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Henry Ford, the industrial genius who perfected the mass production of motorcars before World War I and thereby revolutionized the way we live, was a reclusive man who brooked no opposition or criticism. Ford’s determination to prevent unionism at his plants produced strikes and violence, mostly initiated by Ford’s own strikebreakers. He opposed various symbols of social and cultural change around him, including Hollywood movies, out-of-home childcare, government regulation of business, Eastern European immigration, and new fashions in dress and music.
In an age that celebrated industrial heroes, Ford was a true giant. In 1922, he considered running for the presidency. Public opinion polls reflected his widespread support. Despite his desire to occupy the most visible position in the nation, historian Keith Sward described Ford as “inaccessible as the Grand Lama” and an anti-democrat. One of the few individuals Ford trusted was his personal secretary, Ernest Liebold, whom historian Leo Ribuffo calls “an ambitious martinet” who took advantage of Ford’s dislike of paperwork and refusal to read his mail to control access to the great man. Ford would later blame Liebold for his Jewish woes.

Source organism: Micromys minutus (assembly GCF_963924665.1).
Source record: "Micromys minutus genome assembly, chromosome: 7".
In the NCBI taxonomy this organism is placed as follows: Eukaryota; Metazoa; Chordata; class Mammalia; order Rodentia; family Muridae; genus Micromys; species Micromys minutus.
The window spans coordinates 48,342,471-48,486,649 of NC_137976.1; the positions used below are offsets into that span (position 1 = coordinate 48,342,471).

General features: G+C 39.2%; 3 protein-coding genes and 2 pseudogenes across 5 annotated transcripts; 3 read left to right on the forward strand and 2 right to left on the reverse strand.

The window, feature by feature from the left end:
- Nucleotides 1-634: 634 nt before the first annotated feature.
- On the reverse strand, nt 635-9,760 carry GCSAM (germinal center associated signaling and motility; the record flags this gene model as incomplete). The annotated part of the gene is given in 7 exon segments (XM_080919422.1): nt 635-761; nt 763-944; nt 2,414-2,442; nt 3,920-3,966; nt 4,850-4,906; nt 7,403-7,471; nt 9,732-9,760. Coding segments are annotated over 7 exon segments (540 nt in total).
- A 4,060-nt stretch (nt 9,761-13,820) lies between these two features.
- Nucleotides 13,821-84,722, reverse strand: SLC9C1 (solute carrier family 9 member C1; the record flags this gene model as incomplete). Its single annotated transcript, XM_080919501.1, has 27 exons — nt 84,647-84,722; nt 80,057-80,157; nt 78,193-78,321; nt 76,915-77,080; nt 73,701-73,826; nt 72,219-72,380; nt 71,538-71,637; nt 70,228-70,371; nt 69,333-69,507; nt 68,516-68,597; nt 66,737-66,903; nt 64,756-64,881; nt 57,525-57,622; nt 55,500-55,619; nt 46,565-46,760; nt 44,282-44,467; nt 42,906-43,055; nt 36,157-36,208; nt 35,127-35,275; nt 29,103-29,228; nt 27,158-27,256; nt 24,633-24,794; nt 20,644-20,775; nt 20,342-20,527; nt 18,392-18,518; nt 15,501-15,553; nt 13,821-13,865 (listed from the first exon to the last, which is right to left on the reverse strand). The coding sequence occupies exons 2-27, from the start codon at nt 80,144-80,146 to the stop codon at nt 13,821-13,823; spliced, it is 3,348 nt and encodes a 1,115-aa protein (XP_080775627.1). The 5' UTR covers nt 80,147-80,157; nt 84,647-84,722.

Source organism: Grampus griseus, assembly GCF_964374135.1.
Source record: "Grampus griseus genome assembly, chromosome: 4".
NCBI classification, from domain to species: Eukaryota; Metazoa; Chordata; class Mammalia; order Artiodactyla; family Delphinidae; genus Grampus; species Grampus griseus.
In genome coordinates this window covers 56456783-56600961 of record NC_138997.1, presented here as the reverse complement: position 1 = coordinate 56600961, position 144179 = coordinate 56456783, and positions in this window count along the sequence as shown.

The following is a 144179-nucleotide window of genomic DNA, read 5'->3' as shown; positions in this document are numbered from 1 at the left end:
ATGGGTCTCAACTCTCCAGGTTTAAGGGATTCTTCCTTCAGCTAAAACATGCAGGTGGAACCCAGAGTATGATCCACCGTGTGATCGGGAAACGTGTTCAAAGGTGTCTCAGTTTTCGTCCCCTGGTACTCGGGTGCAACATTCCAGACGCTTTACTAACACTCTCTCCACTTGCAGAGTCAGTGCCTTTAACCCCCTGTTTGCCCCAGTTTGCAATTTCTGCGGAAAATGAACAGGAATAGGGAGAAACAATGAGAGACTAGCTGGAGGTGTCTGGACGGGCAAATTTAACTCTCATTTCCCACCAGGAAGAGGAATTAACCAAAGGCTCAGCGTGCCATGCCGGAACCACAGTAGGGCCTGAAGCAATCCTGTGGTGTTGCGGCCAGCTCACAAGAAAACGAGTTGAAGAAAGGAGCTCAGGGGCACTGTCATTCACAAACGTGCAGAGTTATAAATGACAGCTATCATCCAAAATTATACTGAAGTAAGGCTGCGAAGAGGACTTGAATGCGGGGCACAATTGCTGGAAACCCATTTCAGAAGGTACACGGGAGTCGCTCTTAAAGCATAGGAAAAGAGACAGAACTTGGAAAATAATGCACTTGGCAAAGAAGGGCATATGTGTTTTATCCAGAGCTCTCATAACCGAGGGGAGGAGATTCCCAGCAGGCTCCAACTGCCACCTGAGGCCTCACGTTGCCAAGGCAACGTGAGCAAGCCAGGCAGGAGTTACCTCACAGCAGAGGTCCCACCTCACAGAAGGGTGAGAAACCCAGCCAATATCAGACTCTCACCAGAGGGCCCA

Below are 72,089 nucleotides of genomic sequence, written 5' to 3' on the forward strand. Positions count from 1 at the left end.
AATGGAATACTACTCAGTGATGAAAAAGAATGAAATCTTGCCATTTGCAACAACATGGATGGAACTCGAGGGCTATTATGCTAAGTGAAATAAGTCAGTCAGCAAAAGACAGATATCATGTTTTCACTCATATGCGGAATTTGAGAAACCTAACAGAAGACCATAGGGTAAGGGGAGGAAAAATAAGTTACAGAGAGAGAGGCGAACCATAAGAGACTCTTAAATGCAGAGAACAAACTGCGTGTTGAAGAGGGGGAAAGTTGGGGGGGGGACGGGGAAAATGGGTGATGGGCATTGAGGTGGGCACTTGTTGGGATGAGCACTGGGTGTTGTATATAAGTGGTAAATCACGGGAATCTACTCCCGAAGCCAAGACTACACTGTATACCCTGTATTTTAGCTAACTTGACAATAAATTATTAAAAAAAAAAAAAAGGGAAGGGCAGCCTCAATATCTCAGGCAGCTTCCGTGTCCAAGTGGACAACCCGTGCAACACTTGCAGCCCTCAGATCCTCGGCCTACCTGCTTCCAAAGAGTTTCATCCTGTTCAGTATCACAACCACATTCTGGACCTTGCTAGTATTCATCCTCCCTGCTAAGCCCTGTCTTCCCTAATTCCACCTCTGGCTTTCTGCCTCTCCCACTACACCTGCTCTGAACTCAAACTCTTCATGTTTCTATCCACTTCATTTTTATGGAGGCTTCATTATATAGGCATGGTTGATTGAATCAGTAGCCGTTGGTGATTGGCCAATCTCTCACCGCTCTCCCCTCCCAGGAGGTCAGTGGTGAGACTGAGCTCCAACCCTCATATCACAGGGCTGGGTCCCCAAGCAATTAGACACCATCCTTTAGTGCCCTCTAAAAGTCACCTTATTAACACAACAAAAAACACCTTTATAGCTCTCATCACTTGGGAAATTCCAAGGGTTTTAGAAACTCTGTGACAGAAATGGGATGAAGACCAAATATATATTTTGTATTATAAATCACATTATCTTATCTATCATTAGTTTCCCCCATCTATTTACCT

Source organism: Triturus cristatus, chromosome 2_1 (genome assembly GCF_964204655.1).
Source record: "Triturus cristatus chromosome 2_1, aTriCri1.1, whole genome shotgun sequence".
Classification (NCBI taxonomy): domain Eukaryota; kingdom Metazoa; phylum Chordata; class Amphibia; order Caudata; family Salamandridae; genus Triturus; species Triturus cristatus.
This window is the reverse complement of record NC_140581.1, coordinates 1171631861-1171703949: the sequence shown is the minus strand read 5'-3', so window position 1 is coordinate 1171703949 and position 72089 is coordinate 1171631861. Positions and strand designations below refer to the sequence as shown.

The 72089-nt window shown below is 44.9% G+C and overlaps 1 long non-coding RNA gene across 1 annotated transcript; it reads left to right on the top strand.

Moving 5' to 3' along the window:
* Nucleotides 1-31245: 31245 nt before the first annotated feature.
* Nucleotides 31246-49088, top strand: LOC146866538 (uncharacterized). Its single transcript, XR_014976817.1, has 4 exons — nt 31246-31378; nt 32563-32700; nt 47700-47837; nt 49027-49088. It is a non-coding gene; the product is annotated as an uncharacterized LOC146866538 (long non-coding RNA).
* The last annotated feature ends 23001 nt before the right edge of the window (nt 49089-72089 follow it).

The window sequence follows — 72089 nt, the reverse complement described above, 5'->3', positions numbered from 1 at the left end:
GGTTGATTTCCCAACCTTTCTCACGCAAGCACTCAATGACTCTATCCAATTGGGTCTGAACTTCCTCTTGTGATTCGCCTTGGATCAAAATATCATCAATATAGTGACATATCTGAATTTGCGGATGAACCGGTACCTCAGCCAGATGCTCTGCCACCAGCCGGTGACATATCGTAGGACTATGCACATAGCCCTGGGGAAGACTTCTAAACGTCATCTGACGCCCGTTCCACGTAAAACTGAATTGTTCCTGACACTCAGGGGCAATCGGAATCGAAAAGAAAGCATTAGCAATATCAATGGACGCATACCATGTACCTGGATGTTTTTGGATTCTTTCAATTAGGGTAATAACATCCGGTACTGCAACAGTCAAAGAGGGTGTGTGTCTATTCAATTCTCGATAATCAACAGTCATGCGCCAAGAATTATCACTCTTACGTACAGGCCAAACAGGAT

In the period from 1910 to 1918, Ford grew increasingly anti-immigrant, anti-labor, anti-liquor, and anti-Semitic. In 1919, he purchased a newspaper, the Dearborn Independent. He installed an editor and hired a journalist, William J. Cameron, to listen to his ideas and write a weekly column in his name.
Strangely, Ford came to believe in a Jewish world conspiracy. He blamed Jewish financiers for fomenting World War I so that they could profit from supplying both sides. He suspected Jewish automobile dealers of conspiring to undermine Ford Company sales policies. Ford vented his beliefs about Jewish power public in the pages of the Dearborn Independent. For a year, the editor resisted running Ford’s anti-Jewish articles and finally resigned rather than publish them. Cameron, Ford’s personal columnist, took over the editorship and, in May 1920, published the first of a series of articles titled “The International Jew: The World’s Problem.”
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